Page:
Dir. Selma Vilhunen. Finland/Denmark, 2016, 100 minutes

Little Wing

A girl of twelve with a feckless mother and a missing father finds a sanctuary in the perilous sport of equestrian jumping. Little Wing is an odd dramatic cocktail, but Selma Vilhunen finds enough unexpected turns to make this tale worth watching to the finish line.

There’s a subdued emotion that brings the film into the respectable company of My Life as a Dog, Mermaids , and the tradition of The 400 Blows

Little Wing (the title comes from the Jimi Hendrix song) lurches through the vulnerability and determination of Varpu (Linnea Skog), its girl protagonist, who weathers the childishness of her single mother (Paula Vesala). Vilhunen’s understated feature debut has charm and realism, and awards at home could come for the writer/director and for young Skog, who plays the struggling child. Theatrical exposure may not get much past art houses outside Finland, however, although an American version of this story, with a little more energy, could have tent-pole potential. Both Vilhunen and Skog will certainly broaden their horizons with Little Wing as a calling card.

The film begins with an improbability. Varpu’s mother is a house cleaner, and an ill-paid one, since she can’t pass her driver’s test, a dilemma that grates on her daughter and fuels scorn from girls in the rich horsey crowd.  (It’s not clear how dirt-poor Varpu got to the sport of kings.) But Varpu prefers a local crowd of outcasts.

One boy (on whom she has a crush) steals a car and teaches 12 year-old Varpu how to drive. Eventually the frustrated but plucky Varpu takes that new skill a step farther, running away and driving to another town to find her father. When she finally meets him, he turns out to be an eccentric artist who’s also crazy in threatening ways.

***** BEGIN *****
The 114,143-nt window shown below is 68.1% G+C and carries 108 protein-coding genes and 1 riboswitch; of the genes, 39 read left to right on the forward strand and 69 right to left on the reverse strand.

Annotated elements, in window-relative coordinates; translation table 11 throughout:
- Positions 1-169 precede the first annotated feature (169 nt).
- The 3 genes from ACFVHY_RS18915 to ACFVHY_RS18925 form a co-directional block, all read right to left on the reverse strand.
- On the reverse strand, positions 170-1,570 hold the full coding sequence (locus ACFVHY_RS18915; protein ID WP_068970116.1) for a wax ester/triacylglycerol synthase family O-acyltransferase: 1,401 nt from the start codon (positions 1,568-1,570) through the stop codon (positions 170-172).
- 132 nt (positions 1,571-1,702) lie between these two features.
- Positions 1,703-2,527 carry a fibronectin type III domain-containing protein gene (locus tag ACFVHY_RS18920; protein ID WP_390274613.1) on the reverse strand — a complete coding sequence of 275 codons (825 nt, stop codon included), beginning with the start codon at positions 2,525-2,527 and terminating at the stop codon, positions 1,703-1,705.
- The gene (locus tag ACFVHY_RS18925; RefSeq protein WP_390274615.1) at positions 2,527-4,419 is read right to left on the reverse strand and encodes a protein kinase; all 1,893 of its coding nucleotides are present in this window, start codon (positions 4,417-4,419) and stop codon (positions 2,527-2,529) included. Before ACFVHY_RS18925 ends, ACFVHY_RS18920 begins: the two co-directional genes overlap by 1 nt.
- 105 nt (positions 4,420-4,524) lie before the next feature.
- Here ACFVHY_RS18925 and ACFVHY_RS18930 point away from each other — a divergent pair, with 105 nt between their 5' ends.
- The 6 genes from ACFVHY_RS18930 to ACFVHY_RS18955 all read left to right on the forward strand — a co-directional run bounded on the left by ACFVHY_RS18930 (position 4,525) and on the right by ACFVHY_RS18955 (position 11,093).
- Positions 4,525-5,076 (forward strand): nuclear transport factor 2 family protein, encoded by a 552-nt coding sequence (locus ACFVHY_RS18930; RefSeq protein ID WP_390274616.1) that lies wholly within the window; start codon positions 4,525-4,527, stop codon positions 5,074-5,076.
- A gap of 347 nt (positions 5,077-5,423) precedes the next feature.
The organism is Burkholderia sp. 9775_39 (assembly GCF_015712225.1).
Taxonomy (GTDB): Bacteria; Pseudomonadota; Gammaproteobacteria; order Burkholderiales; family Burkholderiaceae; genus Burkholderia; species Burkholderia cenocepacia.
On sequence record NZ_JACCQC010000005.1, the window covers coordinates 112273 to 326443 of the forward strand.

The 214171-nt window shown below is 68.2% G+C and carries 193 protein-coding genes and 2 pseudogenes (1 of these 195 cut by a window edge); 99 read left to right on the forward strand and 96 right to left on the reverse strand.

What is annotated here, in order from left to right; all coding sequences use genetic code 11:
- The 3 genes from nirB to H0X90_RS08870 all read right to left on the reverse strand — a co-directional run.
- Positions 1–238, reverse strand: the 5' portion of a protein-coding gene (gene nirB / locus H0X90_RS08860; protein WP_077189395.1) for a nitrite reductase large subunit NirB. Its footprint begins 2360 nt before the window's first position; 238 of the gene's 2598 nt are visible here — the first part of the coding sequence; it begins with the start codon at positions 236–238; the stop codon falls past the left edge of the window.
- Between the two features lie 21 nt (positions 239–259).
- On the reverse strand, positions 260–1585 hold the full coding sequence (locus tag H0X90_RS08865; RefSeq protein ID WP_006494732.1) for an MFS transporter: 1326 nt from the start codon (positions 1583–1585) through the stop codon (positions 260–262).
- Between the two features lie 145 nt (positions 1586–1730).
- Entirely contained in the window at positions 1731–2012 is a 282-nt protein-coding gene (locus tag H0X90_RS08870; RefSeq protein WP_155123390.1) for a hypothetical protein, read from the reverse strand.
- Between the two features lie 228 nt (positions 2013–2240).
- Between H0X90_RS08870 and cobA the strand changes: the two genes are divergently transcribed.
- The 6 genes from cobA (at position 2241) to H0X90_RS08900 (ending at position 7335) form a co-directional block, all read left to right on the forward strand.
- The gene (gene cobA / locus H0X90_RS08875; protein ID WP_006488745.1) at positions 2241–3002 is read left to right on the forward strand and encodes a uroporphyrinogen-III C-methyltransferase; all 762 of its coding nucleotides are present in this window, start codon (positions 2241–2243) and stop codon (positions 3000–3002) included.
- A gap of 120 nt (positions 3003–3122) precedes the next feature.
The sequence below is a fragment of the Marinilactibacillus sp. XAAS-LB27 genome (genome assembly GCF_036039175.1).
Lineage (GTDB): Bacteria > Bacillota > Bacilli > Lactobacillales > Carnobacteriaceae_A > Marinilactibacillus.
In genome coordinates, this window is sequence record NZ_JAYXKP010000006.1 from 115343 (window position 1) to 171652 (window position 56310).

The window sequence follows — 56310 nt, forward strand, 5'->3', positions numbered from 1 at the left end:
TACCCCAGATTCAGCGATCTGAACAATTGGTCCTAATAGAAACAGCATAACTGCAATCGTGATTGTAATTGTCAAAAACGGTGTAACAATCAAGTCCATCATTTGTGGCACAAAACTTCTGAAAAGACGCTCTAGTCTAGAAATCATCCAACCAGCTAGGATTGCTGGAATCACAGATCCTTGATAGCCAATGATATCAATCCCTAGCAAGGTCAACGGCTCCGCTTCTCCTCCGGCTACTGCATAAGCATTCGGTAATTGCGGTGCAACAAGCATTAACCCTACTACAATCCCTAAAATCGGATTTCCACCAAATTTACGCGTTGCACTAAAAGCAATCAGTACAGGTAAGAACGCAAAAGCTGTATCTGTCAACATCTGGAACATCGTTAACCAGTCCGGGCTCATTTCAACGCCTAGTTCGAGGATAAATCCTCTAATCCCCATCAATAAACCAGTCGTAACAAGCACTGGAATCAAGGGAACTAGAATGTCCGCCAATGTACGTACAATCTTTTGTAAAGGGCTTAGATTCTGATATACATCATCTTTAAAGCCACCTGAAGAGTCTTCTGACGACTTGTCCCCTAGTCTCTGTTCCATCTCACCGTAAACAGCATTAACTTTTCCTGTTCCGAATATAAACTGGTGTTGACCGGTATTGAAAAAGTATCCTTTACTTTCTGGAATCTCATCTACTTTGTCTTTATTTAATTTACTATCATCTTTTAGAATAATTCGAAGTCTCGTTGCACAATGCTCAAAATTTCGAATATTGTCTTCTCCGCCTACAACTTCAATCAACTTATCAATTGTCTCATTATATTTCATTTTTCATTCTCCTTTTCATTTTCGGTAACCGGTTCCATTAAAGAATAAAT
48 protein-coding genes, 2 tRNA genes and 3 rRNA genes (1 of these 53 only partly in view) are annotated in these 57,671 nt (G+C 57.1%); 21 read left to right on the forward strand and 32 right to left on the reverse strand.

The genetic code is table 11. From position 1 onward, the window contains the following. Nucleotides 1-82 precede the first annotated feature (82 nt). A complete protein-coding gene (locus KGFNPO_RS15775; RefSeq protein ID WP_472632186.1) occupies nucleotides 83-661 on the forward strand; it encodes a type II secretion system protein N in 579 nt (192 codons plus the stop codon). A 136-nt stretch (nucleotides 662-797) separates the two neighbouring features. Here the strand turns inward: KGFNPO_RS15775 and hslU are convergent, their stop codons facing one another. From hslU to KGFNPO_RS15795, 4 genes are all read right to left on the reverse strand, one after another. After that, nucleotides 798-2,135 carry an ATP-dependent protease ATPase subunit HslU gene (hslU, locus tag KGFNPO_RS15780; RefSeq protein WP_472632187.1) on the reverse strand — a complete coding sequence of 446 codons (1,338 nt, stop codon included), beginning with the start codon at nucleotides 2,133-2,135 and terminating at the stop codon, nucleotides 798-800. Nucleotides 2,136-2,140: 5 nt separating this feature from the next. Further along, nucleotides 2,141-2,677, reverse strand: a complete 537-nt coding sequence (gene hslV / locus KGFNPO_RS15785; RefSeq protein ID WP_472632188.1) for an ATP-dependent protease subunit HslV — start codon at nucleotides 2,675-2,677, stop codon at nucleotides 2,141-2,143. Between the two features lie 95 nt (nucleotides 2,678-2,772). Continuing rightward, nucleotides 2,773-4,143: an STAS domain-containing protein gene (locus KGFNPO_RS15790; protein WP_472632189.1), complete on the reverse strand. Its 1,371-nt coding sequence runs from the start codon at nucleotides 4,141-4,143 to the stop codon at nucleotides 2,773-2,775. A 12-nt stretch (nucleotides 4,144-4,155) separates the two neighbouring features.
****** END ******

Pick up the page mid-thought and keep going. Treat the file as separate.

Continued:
Vilhunen, nominated for an Oscar for her short film, Do I Have to Take Care of Everything? (2012), admits us gradually into Varpu’s world, as the girl endures insults from her peers and watches her own mother stumble from failure to failure. DoP Tuomo Hutri gives the film a shadowy palette and an ominous mood in wintry Finland, apt for the prospects of a girl of 12 living in poverty and uncertainty while she searches for her father.

Yet the script – a coming of age tale, if such a term applies to a child that age – makes unexpected plot pivots to keep the audience guessing, avoiding the boilerplate picaresque clichés of the genre. As the action moves slowly, Varpu’s search for her father gives the audience plenty of psychological nuance to savour, but the pace may seem slow for the younger crowd that the director might want to inspire.

The revelation here is the young and poised Linnea Skog, who plays Varpu. Most of her lines are “yes” and “no,” or murmurings to her horse, but there’s a subdued emotion in her observation of her mother and the proper world that her mother can’t enter that brings the film into the respectable company of My Life as a Dog (Lasse Halstrom), Mermaids (Halstrom ), and the tradition of The 400 Blows (Francois Truffaut).

Just as mute is Varpu’s horse, who fills the empty father role (for most of Little Wing) as the only strong male in the girl’s life. 

Vihunen skips the moralism and the earnest pro forma salutes to girls’ empowerment here, lingering instead on everyday frustrations and the grit of a 12 year-old who can drive a car when she needs to.  Car thief as role model? If nothing else, that paradox should get the film some attention. And a line on the poster that reads ‘Don’t Do This at Home’?

Production companies: Making Movies, Final Cut for Real  

International sales: Media Luna New Films UG  idamartins@medialuna.biz

Producers: Kaarle Aho, Kai Nordberg

Screenwriter: Selma Vilhunen

Cinematographer: Tuomo Hutri

Editor:  Samu Heikkila

Production design: Sattva-Hanna Toiviainen

Main cast: Linnea Skog, Paula Vesala, Lauri Maijala, Santtu Karvonen